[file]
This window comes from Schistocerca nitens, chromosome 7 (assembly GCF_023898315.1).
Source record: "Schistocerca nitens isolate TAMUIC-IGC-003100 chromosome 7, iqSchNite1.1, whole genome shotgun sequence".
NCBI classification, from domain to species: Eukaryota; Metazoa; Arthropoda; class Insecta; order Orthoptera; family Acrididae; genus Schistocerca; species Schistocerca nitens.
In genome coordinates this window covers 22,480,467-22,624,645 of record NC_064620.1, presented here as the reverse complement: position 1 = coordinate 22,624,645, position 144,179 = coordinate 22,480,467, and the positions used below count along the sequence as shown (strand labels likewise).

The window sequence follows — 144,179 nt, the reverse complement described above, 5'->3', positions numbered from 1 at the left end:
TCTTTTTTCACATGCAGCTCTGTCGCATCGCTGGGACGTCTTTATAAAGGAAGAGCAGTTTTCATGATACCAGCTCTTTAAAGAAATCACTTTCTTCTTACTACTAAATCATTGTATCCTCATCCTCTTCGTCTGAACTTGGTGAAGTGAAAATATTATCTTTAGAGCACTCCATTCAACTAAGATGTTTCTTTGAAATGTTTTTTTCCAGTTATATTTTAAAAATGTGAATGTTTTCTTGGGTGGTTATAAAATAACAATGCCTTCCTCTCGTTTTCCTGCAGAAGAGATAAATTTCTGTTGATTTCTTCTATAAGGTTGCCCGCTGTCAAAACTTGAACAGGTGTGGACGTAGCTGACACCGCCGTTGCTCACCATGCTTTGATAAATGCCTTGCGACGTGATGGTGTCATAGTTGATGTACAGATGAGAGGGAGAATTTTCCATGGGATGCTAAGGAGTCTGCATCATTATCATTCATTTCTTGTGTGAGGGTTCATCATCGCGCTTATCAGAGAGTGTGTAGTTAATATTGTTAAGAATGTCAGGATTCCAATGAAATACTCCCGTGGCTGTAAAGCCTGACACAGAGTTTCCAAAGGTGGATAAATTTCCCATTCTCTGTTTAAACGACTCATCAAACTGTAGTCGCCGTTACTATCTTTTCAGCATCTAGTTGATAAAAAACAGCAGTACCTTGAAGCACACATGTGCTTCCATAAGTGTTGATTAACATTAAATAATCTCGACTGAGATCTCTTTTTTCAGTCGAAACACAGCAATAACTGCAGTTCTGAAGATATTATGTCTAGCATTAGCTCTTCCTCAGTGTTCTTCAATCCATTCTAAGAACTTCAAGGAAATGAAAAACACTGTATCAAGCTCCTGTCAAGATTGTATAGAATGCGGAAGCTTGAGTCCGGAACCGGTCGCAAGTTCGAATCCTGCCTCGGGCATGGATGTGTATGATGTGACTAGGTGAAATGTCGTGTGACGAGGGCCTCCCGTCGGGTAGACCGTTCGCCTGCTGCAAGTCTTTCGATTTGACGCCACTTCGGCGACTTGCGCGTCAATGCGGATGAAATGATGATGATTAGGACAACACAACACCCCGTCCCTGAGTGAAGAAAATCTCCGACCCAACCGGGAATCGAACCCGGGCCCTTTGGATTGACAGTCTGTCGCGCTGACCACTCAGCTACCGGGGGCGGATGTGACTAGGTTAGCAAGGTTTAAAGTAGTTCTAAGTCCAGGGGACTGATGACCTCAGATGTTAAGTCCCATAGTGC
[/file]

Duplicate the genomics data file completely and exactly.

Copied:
This window comes from Schistocerca nitens, chromosome 7 (assembly GCF_023898315.1).
Source record: "Schistocerca nitens isolate TAMUIC-IGC-003100 chromosome 7, iqSchNite1.1, whole genome shotgun sequence".
NCBI classification, from domain to species: Eukaryota; Metazoa; Arthropoda; class Insecta; order Orthoptera; family Acrididae; genus Schistocerca; species Schistocerca nitens.
In genome coordinates this window covers 22,480,467-22,624,645 of record NC_064620.1, presented here as the reverse complement: position 1 = coordinate 22,624,645, position 144,179 = coordinate 22,480,467, and the positions used below count along the sequence as shown (strand labels likewise).

The window sequence follows — 144,179 nt, the reverse complement described above, 5'->3', positions numbered from 1 at the left end:
TCTTTTTTCACATGCAGCTCTGTCGCATCGCTGGGACGTCTTTATAAAGGAAGAGCAGTTTTCATGATACCAGCTCTTTAAAGAAATCACTTTCTTCTTACTACTAAATCATTGTATCCTCATCCTCTTCGTCTGAACTTGGTGAAGTGAAAATATTATCTTTAGAGCACTCCATTCAACTAAGATGTTTCTTTGAAATGTTTTTTTCCAGTTATATTTTAAAAATGTGAATGTTTTCTTGGGTGGTTATAAAATAACAATGCCTTCCTCTCGTTTTCCTGCAGAAGAGATAAATTTCTGTTGATTTCTTCTATAAGGTTGCCCGCTGTCAAAACTTGAACAGGTGTGGACGTAGCTGACACCGCCGTTGCTCACCATGCTTTGATAAATGCCTTGCGACGTGATGGTGTCATAGTTGATGTACAGATGAGAGGGAGAATTTTCCATGGGATGCTAAGGAGTCTGCATCATTATCATTCATTTCTTGTGTGAGGGTTCATCATCGCGCTTATCAGAGAGTGTGTAGTTAATATTGTTAAGAATGTCAGGATTCCAATGAAATACTCCCGTGGCTGTAAAGCCTGACACAGAGTTTCCAAAGGTGGATAAATTTCCCATTCTCTGTTTAAACGACTCATCAAACTGTAGTCGCCGTTACTATCTTTTCAGCATCTAGTTGATAAAAAACAGCAGTACCTTGAAGCACACATGTGCTTCCATAAGTGTTGATTAACATTAAATAATCTCGACTGAGATCTCTTTTTTCAGTCGAAACACAGCAATAACTGCAGTTCTGAAGATATTATGTCTAGCATTAGCTCTTCCTCAGTGTTCTTCAATCCATTCTAAGAACTTCAAGGAAATGAAAAACACTGTATCAAGCTCCTGTCAAGATTGTATAGAATGCGGAAGCTTGAGTCCGGAACCGGTCGCAAGTTCGAATCCTGCCTCGGGCATGGATGTGTATGATGTGACTAGGTGAAATGTCGTGTGACGAGGGCCTCCCGTCGGGTAGACCGTTCGCCTGCTGCAAGTCTTTCGATTTGACGCCACTTCGGCGACTTGCGCGTCAATGCGGATGAAATGATGATGATTAGGACAACACAACACCCCGTCCCTGAGTGAAGAAAATCTCCGACCCAACCGGGAATCGAACCCGGGCCCTTTGGATTGACAGTCTGTCGCGCTGACCACTCAGCTACCGGGGGCGGATGTGACTAGGTTAGCAAGGTTTAAAGTAGTTCTAAGTCCAGGGGACTGATGACCTCAGATGTTAAGTCCCATAGTGC